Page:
South Africans will still have to wear masks in indoor public places under the new COVID-19 regulations gazetted by Health Minister Dr Joe Phaahla on Wednesday (4 May).
The regulations now fall under the National Health Act following the end of the national state of disaster, which was governed by the National Disaster Act.
Masks and COVID-19 in South Africa
“A person must, when entering and being inside an indoor public place, wear a face mask. No person may use any form of public transport if they do not wear a face mask,” the regulations state in the government gazette.
The regulations however give power to the Minister of Health to determine if these measures are no longer necessary to contain the spread of COVID-19 in South Africa. Similarly, he may subsequently determine that they are necessary once again.
For indoor gatherings, a maximum of 50 percent of the venue capacity may be occupied provided that attendees are vaccinated against COVID-19 and produce a valid vaccination certificate. Alternatively, they can produce a valid certificate of negative COVID-19 test obtained not more than 72 hours before the date of the gathering.
Where this regulation is not complied with, “the attendance of the indoor gathering shall be limited to 1,000 people or 50 percent of the capacity, whichever is smaller,” the regulations add.
For outdoor gatherings, a maximum of 50 percent of the venue capacity may be occupied, subject to similar vaccination or test requirements outlined for indoor gatherings. If this is not complied with, the attendance will be limited to 2,000 people or 50 percent of the capacity, whichever is smaller.
Registered basic education institutions are however excluded from regulations on gatherings, while accommodation establishments (such as hotels, guest houses etc) are allowed full capacity. However, patrons will have to wear masks in common spaces.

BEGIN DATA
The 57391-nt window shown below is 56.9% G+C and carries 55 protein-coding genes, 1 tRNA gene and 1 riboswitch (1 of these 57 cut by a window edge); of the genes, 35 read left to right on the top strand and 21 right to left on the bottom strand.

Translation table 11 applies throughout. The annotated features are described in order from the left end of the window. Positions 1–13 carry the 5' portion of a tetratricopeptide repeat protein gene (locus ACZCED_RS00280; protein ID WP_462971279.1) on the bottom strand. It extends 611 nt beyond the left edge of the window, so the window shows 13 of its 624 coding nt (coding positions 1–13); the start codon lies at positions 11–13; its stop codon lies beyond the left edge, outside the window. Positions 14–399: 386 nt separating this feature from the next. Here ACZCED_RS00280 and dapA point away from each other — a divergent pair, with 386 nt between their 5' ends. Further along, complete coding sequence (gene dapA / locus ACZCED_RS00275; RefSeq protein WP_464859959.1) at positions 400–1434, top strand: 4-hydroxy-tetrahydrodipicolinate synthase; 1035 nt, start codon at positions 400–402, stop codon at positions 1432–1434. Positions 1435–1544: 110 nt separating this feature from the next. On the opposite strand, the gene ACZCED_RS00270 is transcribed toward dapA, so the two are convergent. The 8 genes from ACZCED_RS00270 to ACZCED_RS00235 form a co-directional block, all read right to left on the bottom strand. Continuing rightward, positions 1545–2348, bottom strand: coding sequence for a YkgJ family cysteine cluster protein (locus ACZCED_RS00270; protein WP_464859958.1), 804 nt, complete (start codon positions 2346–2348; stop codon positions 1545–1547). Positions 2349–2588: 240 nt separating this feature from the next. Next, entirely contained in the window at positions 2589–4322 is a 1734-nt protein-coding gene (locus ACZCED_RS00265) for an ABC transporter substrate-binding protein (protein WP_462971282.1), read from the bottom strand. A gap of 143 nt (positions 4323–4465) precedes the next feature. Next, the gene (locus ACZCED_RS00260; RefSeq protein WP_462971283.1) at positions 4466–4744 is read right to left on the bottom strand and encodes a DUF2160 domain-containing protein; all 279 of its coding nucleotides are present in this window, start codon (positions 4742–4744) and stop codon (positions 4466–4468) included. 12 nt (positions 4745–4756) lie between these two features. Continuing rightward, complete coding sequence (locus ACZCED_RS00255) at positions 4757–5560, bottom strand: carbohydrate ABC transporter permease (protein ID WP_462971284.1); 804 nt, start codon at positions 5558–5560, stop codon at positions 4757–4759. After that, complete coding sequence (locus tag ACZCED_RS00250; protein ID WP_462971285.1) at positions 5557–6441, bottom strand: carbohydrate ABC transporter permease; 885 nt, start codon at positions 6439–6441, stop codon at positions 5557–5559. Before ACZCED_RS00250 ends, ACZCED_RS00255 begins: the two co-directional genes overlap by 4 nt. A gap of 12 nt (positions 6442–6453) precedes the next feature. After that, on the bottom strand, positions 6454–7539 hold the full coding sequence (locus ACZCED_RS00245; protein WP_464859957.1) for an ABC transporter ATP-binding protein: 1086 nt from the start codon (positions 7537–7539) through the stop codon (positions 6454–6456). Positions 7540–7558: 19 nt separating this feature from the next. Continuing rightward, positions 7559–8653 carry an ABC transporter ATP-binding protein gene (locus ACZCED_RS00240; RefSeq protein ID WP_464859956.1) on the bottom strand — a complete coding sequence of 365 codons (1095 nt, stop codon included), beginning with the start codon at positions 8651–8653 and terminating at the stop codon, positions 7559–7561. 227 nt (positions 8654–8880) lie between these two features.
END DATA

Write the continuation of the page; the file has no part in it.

All international travellers entering South Africa must be vaccinated against COVID-19 and produce a valid vaccination certificate. Alternatively, they must produce a valid certificate of negative PCR COVID-19 test obtained not more than 72 hours before the departure date.
The third option is the traveller providing a valid negative antigen COVID-19 test certificate obtained 48 hours before departure date.
The final one is the traveller providing a valid positive PCR COVID-19 test certificate for a test date less than 90 days before arrival date and more than 10 days before arrival date, along with a signed letter from a registered healthcare provider stating that the traveller has fully recovered from COVID-19, is not experiencing any new symptoms and is fit to travel.
If a traveller does not comply with these regulations, he/she must undergo COVID-19 antigen testing at the port of entry. If positive, the traveller will still be admitted into the country but if he/she is experiencing COVID-19 symptoms, he/she must isolate for 10 days after admission.
The travel regulations do not apply to travellers who are under 12 years old and daily commuters from neighbouring countries.